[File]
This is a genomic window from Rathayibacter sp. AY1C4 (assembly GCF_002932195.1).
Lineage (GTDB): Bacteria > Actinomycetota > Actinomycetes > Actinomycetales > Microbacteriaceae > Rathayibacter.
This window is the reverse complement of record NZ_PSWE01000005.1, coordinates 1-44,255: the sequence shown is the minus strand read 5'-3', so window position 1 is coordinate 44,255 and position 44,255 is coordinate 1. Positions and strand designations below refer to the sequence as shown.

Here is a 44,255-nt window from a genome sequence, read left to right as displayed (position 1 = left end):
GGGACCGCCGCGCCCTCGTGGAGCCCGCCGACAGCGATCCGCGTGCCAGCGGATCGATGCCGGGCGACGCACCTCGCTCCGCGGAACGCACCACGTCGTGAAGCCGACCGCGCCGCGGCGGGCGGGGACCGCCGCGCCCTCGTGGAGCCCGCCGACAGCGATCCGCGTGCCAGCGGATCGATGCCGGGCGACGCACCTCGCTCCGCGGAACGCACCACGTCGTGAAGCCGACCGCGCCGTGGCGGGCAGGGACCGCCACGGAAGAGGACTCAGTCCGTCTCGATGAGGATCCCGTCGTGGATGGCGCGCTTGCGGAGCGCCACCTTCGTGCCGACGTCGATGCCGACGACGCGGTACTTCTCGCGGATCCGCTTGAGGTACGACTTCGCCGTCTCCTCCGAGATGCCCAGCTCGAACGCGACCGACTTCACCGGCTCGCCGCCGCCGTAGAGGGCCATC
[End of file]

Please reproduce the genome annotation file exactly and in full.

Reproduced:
This is a genomic window from Rathayibacter sp. AY1C4 (assembly GCF_002932195.1).
Lineage (GTDB): Bacteria > Actinomycetota > Actinomycetes > Actinomycetales > Microbacteriaceae > Rathayibacter.
This window is the reverse complement of record NZ_PSWE01000005.1, coordinates 1-44,255: the sequence shown is the minus strand read 5'-3', so window position 1 is coordinate 44,255 and position 44,255 is coordinate 1. Positions and strand designations below refer to the sequence as shown.

Here is a 44,255-nt window from a genome sequence, read left to right as displayed (position 1 = left end):
GGGACCGCCGCGCCCTCGTGGAGCCCGCCGACAGCGATCCGCGTGCCAGCGGATCGATGCCGGGCGACGCACCTCGCTCCGCGGAACGCACCACGTCGTGAAGCCGACCGCGCCGCGGCGGGCGGGGACCGCCGCGCCCTCGTGGAGCCCGCCGACAGCGATCCGCGTGCCAGCGGATCGATGCCGGGCGACGCACCTCGCTCCGCGGAACGCACCACGTCGTGAAGCCGACCGCGCCGTGGCGGGCAGGGACCGCCACGGAAGAGGACTCAGTCCGTCTCGATGAGGATCCCGTCGTGGATGGCGCGCTTGCGGAGCGCCACCTTCGTGCCGACGTCGATGCCGACGACGCGGTACTTCTCGCGGATCCGCTTGAGGTACGACTTCGCCGTCTCCTCCGAGATGCCCAGCTCGAACGCGACCGACTTCACCGGCTCGCCGCCGCCGTAGAGGGCCATC